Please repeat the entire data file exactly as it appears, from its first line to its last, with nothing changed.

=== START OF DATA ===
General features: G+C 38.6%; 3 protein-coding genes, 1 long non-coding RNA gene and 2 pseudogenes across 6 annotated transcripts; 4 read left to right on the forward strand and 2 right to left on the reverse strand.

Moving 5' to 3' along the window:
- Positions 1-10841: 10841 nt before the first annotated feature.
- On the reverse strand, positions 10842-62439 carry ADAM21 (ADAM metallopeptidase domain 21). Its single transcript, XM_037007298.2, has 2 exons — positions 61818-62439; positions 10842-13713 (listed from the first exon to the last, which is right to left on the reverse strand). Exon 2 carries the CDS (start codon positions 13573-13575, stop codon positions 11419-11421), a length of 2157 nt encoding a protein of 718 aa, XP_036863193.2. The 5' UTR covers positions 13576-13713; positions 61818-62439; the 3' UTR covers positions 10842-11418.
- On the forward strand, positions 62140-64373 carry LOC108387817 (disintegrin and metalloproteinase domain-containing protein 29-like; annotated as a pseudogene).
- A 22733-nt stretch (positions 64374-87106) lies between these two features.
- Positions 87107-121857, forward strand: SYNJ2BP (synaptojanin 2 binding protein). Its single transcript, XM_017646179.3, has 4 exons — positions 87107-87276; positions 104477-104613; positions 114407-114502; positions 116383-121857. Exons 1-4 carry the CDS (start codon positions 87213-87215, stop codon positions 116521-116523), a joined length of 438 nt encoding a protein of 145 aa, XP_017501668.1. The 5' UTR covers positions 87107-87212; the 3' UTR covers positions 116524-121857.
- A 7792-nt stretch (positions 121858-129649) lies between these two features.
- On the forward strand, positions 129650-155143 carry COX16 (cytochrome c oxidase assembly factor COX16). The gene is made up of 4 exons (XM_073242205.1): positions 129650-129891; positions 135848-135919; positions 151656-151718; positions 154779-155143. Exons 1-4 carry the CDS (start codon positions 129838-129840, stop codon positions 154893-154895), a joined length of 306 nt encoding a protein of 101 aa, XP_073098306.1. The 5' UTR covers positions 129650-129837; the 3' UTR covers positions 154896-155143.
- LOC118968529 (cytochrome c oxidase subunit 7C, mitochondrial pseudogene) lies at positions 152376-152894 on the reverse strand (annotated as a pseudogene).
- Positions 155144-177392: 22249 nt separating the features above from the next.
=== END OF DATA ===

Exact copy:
General features: G+C 38.6%; 3 protein-coding genes, 1 long non-coding RNA gene and 2 pseudogenes across 6 annotated transcripts; 4 read left to right on the forward strand and 2 right to left on the reverse strand.

Moving 5' to 3' along the window:
- Positions 1-10841: 10841 nt before the first annotated feature.
- On the reverse strand, positions 10842-62439 carry ADAM21 (ADAM metallopeptidase domain 21). Its single transcript, XM_037007298.2, has 2 exons — positions 61818-62439; positions 10842-13713 (listed from the first exon to the last, which is right to left on the reverse strand). Exon 2 carries the CDS (start codon positions 13573-13575, stop codon positions 11419-11421), a length of 2157 nt encoding a protein of 718 aa, XP_036863193.2. The 5' UTR covers positions 13576-13713; positions 61818-62439; the 3' UTR covers positions 10842-11418.
- On the forward strand, positions 62140-64373 carry LOC108387817 (disintegrin and metalloproteinase domain-containing protein 29-like; annotated as a pseudogene).
- A 22733-nt stretch (positions 64374-87106) lies between these two features.
- Positions 87107-121857, forward strand: SYNJ2BP (synaptojanin 2 binding protein). Its single transcript, XM_017646179.3, has 4 exons — positions 87107-87276; positions 104477-104613; positions 114407-114502; positions 116383-121857. Exons 1-4 carry the CDS (start codon positions 87213-87215, stop codon positions 116521-116523), a joined length of 438 nt encoding a protein of 145 aa, XP_017501668.1. The 5' UTR covers positions 87107-87212; the 3' UTR covers positions 116524-121857.
- A 7792-nt stretch (positions 121858-129649) lies between these two features.
- On the forward strand, positions 129650-155143 carry COX16 (cytochrome c oxidase assembly factor COX16). The gene is made up of 4 exons (XM_073242205.1): positions 129650-129891; positions 135848-135919; positions 151656-151718; positions 154779-155143. Exons 1-4 carry the CDS (start codon positions 129838-129840, stop codon positions 154893-154895), a joined length of 306 nt encoding a protein of 101 aa, XP_073098306.1. The 5' UTR covers positions 129650-129837; the 3' UTR covers positions 154896-155143.
- LOC118968529 (cytochrome c oxidase subunit 7C, mitochondrial pseudogene) lies at positions 152376-152894 on the reverse strand (annotated as a pseudogene).
- Positions 155144-177392: 22249 nt separating the features above from the next.